LOVE ME? LOVE ME NOT?

Did you ever pluck petals off a daisy while chanting, “Love me? Love me not,?” Your answer was determined by the words uttered when the last petal was pulled off. A similar practice was taken much more seriously in Victorian England when adults gave a meaning to a particular species of flower, the color of the flowers, and how they were presented, This custom was referred to as “floriography.” Daisies Upper class English were schooled in correct behavior, and expressing strong emotion was not considered “genteel.” Hence, messages were often sent via flowers. If a woman were to receive a bouquet of red roses, the giver was expressing his love. However if the roses were yellow, infidelity was the message. (Did that mean the giver was ‘fessing up or accusing the recipient?)

The practice reached ridiculous extremes when the position of ones hand when proffering the bouquet had meaning, as did the position of the flowers themselves. If the flowers leaned to the right it meant one thing  and to the left the opposite. It can be fun today to be aware of the meaning of a particular flower, but fortunately most of us can say what’s on our minds without engaging in such indirect language.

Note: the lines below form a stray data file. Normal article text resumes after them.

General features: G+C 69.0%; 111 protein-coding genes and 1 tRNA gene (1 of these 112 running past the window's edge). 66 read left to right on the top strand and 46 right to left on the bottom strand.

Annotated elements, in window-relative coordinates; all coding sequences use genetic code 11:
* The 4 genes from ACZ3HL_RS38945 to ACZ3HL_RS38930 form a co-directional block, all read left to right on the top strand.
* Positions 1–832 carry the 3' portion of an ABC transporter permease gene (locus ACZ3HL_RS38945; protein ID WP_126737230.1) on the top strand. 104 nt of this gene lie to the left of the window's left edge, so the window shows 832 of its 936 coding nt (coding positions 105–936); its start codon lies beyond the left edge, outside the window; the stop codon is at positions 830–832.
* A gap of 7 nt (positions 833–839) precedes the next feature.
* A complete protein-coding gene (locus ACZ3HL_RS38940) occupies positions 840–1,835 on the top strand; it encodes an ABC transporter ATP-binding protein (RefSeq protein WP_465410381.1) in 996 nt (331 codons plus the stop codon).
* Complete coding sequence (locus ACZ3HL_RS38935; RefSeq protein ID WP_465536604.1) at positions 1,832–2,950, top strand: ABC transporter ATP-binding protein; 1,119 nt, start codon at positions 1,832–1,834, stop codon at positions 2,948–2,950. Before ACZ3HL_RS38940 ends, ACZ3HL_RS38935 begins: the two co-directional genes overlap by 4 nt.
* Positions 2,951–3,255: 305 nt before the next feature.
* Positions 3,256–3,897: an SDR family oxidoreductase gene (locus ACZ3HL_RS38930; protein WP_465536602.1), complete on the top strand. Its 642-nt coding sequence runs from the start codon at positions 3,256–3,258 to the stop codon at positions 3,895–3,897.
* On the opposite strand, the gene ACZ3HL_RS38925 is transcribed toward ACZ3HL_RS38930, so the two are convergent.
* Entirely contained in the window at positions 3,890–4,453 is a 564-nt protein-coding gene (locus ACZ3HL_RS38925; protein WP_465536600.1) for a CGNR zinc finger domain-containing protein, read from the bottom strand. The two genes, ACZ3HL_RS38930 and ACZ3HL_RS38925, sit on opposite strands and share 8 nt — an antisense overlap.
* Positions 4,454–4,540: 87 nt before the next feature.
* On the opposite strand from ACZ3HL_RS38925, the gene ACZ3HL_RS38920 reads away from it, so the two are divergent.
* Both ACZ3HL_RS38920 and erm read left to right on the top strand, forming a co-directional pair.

Wear a smile and have friends. Wear a scowl and have wrinkles. George Eliot

If you’re interested in exploring the subject further,  The Victorian Flower Dictionary by Mandy Kirkby is a good place to start.  A novel, The Meaning of Flowers by Vanessa Diffenbaugh is a contemporary story about how a young florist makes use of the old lore about flowers to satisfy customers. Worth a read.

The daisies at the top of the page denote “innocence,” while the hollyhocks below speak of “ambition.” Beware of receiving the peony directly above. Its message is “anger.”

Hollyhocks